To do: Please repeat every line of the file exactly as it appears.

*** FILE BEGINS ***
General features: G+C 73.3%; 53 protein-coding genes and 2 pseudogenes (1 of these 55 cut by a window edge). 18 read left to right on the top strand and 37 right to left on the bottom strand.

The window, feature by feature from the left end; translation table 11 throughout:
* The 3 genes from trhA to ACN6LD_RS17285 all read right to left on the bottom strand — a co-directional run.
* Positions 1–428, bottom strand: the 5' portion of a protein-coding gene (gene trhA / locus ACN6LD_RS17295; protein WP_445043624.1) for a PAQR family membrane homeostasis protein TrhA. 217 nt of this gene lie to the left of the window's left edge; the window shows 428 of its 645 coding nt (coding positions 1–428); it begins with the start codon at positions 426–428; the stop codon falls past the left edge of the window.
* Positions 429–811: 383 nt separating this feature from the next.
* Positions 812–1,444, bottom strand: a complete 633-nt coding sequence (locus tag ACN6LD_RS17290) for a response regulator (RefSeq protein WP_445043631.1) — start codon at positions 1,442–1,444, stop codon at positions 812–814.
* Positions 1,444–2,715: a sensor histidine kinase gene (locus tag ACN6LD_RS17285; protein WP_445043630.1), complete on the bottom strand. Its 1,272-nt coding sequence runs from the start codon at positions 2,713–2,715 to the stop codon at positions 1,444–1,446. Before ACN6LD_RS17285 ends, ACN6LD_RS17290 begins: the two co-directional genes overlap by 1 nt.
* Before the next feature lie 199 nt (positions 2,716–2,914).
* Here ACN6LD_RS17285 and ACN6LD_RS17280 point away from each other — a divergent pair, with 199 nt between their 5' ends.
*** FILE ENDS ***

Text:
General features: G+C 73.3%; 53 protein-coding genes and 2 pseudogenes (1 of these 55 cut by a window edge). 18 read left to right on the top strand and 37 right to left on the bottom strand.

The window, feature by feature from the left end; translation table 11 throughout:
* The 3 genes from trhA to ACN6LD_RS17285 all read right to left on the bottom strand — a co-directional run.
* Positions 1–428, bottom strand: the 5' portion of a protein-coding gene (gene trhA / locus ACN6LD_RS17295; protein WP_445043624.1) for a PAQR family membrane homeostasis protein TrhA. 217 nt of this gene lie to the left of the window's left edge; the window shows 428 of its 645 coding nt (coding positions 1–428); it begins with the start codon at positions 426–428; the stop codon falls past the left edge of the window.
* Positions 429–811: 383 nt separating this feature from the next.
* Positions 812–1,444, bottom strand: a complete 633-nt coding sequence (locus tag ACN6LD_RS17290) for a response regulator (RefSeq protein WP_445043631.1) — start codon at positions 1,442–1,444, stop codon at positions 812–814.
* Positions 1,444–2,715: a sensor histidine kinase gene (locus tag ACN6LD_RS17285; protein WP_445043630.1), complete on the bottom strand. Its 1,272-nt coding sequence runs from the start codon at positions 2,713–2,715 to the stop codon at positions 1,444–1,446. Before ACN6LD_RS17285 ends, ACN6LD_RS17290 begins: the two co-directional genes overlap by 1 nt.
* Before the next feature lie 199 nt (positions 2,716–2,914).
* Here ACN6LD_RS17285 and ACN6LD_RS17280 point away from each other — a divergent pair, with 199 nt between their 5' ends.